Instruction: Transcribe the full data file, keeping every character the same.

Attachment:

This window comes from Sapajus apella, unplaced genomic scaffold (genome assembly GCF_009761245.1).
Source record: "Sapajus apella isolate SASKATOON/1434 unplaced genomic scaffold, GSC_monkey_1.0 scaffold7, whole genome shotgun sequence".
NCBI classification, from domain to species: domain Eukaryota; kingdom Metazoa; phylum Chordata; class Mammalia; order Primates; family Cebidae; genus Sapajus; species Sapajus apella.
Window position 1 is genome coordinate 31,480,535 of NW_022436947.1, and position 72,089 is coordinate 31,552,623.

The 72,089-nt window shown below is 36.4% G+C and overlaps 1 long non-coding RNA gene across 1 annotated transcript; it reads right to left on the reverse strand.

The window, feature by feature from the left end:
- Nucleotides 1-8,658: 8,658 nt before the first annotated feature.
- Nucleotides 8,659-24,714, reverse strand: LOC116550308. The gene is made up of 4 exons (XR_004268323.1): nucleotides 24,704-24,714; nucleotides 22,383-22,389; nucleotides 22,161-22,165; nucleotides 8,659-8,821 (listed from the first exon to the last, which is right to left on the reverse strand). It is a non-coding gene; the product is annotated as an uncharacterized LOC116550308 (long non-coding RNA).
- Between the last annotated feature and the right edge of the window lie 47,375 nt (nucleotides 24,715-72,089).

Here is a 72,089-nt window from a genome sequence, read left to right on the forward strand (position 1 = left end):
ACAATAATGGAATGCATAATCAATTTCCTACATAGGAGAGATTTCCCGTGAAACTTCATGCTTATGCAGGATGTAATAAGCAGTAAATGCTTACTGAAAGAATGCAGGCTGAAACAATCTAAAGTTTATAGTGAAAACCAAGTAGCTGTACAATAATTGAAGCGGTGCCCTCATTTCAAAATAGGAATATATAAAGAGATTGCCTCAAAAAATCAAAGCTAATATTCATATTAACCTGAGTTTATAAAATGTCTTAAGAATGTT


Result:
This window comes from Sapajus apella, unplaced genomic scaffold (genome assembly GCF_009761245.1).
Source record: "Sapajus apella isolate SASKATOON/1434 unplaced genomic scaffold, GSC_monkey_1.0 scaffold7, whole genome shotgun sequence".
NCBI classification, from domain to species: domain Eukaryota; kingdom Metazoa; phylum Chordata; class Mammalia; order Primates; family Cebidae; genus Sapajus; species Sapajus apella.
Window position 1 is genome coordinate 31,480,535 of NW_022436947.1, and position 72,089 is coordinate 31,552,623.

The 72,089-nt window shown below is 36.4% G+C and overlaps 1 long non-coding RNA gene across 1 annotated transcript; it reads right to left on the reverse strand.

The window, feature by feature from the left end:
- Nucleotides 1-8,658: 8,658 nt before the first annotated feature.
- Nucleotides 8,659-24,714, reverse strand: LOC116550308. The gene is made up of 4 exons (XR_004268323.1): nucleotides 24,704-24,714; nucleotides 22,383-22,389; nucleotides 22,161-22,165; nucleotides 8,659-8,821 (listed from the first exon to the last, which is right to left on the reverse strand). It is a non-coding gene; the product is annotated as an uncharacterized LOC116550308 (long non-coding RNA).
- Between the last annotated feature and the right edge of the window lie 47,375 nt (nucleotides 24,715-72,089).

Here is a 72,089-nt window from a genome sequence, read left to right on the forward strand (position 1 = left end):
ACAATAATGGAATGCATAATCAATTTCCTACATAGGAGAGATTTCCCGTGAAACTTCATGCTTATGCAGGATGTAATAAGCAGTAAATGCTTACTGAAAGAATGCAGGCTGAAACAATCTAAAGTTTATAGTGAAAACCAAGTAGCTGTACAATAATTGAAGCGGTGCCCTCATTTCAAAATAGGAATATATAAAGAGATTGCCTCAAAAAATCAAAGCTAATATTCATATTAACCTGAGTTTATAAAATGTCTTAAGAATGTT